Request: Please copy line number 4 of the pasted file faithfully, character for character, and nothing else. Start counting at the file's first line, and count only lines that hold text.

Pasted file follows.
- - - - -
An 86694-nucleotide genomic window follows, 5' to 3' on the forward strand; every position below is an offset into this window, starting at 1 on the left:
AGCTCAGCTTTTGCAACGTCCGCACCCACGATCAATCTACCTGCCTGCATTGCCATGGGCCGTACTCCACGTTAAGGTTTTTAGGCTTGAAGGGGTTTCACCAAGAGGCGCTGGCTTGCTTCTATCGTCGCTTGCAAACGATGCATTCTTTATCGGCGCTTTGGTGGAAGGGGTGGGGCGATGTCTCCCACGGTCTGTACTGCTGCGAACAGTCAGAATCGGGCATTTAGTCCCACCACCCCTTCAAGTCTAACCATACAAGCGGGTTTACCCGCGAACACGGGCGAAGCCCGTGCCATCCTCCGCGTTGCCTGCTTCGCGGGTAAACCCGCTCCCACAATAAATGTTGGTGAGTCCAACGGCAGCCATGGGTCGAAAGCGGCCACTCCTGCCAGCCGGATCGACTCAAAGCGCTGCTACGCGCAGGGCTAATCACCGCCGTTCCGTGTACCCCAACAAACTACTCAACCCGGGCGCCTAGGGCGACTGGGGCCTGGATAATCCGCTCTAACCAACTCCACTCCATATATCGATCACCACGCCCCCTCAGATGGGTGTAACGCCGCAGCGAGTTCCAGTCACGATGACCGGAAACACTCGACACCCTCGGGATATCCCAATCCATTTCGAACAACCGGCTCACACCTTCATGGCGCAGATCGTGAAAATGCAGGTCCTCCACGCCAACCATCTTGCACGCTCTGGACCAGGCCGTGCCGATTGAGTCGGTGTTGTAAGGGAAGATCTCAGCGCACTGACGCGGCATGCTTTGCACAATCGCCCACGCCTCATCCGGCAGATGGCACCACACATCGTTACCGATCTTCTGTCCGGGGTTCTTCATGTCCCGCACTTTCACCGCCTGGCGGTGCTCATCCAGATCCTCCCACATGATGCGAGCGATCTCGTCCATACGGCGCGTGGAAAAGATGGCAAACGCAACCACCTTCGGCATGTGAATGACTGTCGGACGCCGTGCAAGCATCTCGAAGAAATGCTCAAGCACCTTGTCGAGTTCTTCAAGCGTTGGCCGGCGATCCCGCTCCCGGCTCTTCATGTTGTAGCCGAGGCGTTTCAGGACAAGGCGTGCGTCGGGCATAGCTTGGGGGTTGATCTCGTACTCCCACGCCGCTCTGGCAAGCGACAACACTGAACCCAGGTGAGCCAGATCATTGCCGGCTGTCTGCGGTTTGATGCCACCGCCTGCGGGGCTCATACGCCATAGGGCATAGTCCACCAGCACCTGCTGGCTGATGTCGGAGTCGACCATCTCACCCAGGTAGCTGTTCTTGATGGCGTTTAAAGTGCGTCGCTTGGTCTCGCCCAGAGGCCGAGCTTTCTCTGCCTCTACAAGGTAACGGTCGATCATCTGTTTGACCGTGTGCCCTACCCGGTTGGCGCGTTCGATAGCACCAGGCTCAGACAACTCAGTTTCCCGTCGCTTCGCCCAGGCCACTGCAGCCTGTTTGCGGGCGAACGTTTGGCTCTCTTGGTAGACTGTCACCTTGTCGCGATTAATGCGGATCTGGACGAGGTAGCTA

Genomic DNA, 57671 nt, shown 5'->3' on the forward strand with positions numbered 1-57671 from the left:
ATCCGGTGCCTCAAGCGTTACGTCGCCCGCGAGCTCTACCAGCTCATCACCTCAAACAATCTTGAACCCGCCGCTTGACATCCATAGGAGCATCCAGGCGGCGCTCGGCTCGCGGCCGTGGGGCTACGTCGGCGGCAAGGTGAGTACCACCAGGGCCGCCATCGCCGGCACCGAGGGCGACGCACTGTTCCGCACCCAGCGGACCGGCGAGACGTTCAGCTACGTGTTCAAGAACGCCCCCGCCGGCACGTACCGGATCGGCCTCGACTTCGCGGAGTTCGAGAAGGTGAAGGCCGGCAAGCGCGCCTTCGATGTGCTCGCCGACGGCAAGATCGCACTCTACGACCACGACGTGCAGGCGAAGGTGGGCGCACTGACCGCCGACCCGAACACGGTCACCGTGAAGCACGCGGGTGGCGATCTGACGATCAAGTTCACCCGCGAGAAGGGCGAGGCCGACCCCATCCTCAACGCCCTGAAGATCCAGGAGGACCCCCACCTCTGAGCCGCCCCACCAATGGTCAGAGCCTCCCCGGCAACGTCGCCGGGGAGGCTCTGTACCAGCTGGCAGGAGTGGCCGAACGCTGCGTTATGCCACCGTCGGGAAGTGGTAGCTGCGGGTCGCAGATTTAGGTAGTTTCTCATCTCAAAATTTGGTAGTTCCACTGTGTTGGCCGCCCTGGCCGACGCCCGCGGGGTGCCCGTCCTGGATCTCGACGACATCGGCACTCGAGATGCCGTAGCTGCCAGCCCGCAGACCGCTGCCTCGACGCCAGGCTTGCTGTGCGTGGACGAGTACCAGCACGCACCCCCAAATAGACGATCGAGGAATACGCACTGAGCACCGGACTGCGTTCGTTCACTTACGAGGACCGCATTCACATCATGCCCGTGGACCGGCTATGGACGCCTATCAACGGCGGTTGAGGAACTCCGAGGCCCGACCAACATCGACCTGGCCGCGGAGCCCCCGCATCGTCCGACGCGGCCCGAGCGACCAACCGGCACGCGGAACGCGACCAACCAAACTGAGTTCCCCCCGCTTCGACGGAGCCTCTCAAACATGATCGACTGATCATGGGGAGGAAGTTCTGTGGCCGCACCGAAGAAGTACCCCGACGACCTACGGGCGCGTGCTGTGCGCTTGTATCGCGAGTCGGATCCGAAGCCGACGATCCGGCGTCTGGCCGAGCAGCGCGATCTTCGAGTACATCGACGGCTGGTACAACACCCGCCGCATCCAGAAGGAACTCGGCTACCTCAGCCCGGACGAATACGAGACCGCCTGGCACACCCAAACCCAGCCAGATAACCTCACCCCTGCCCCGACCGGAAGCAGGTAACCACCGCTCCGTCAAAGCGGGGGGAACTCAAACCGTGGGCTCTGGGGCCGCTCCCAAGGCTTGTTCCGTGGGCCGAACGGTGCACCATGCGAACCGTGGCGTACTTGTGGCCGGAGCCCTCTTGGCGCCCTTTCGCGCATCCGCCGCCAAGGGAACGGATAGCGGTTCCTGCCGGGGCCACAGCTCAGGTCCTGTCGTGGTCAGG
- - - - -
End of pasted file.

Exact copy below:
ATCCGGTGCCTCAAGCGTTACGTCGCCCGCGAGCTCTACCAGCTCATCACCTCAAACAATCTTGAACCCGCCGCTTGACATCCATAGGAGCATCCAGGCGGCGCTCGGCTCGCGGCCGTGGGGCTACGTCGGCGGCAAGGTGAGTACCACCAGGGCCGCCATCGCCGGCACCGAGGGCGACGCACTGTTCCGCACCCAGCGGACCGGCGAGACGTTCAGCTACGTGTTCAAGAACGCCCCCGCCGGCACGTACCGGATCGGCCTCGACTTCGCGGAGTTCGAGAAGGTGAAGGCCGGCAAGCGCGCCTTCGATGTGCTCGCCGACGGCAAGATCGCACTCTACGACCACGACGTGCAGGCGAAGGTGGGCGCACTGACCGCCGACCCGAACACGGTCACCGTGAAGCACGCGGGTGGCGATCTGACGATCAAGTTCACCCGCGAGAAGGGCGAGGCCGACCCCATCCTCAACGCCCTGAAGATCCAGGAGGACCCCCACCTCTGAGCCGCCCCACCAATGGTCAGAGCCTCCCCGGCAACGTCGCCGGGGAGGCTCTGTACCAGCTGGCAGGAGTGGCCGAACGCTGCGTTATGCCACCGTCGGGAAGTGGTAGCTGCGGGTCGCAGATTTAGGTAGTTTCTCATCTCAAAATTTGGTAGTTCCACTGTGTTGGCCGCCCTGGCCGACGCCCGCGGGGTGCCCGTCCTGGATCTCGACGACATCGGCACTCGAGATGCCGTAGCTGCCAGCCCGCAGACCGCTGCCTCGACGCCAGGCTTGCTGTGCGTGGACGAGTACCAGCACGCACCCCCAAATAGACGATCGAGGAATACGCACTGAGCACCGGACTGCGTTCGTTCACTTACGAGGACCGCATTCACATCATGCCCGTGGACCGGCTATGGACGCCTATCAACGGCGGTTGAGGAACTCCGAGGCCCGACCAACATCGACCTGGCCGCGGAGCCCCCGCATCGTCCGACGCGGCCCGAGCGACCAACCGGCACGCGGAACGCGACCAACCAAACTGAGTTCCCCCCGCTTCGACGGAGCCTCTCAAACATGATCGACTGATCATGGGGAGGAAGTTCTGTGGCCGCACCGAAGAAGTACCCCGACGACCTACGGGCGCGTGCTGTGCGCTTGTATCGCGAGTCGGATCCGAAGCCGACGATCCGGCGTCTGGCCGAGCAGCGCGATCTTCGAGTACATCGACGGCTGGTACAACACCCGCCGCATCCAGAAGGAACTCGGCTACCTCAGCCCGGACGAATACGAGACCGCCTGGCACACCCAAACCCAGCCAGATAACCTCACCCCTGCCCCGACCGGAAGCAGGTAACCACCGCTCCGTCAAAGCGGGGGGAACTCAAACCGTGGGCTCTGGGGCCGCTCCCAAGGCTTGTTCCGTGGGCCGAACGGTGCACCATGCGAACCGTGGCGTACTTGTGGCCGGAGCCCTCTTGGCGCCCTTTCGCGCATCCGCCGCCAAGGGAACGGATAGCGGTTCCTGCCGGGGCCACAGCTCAGGTCCTGTCGTGGTCAGG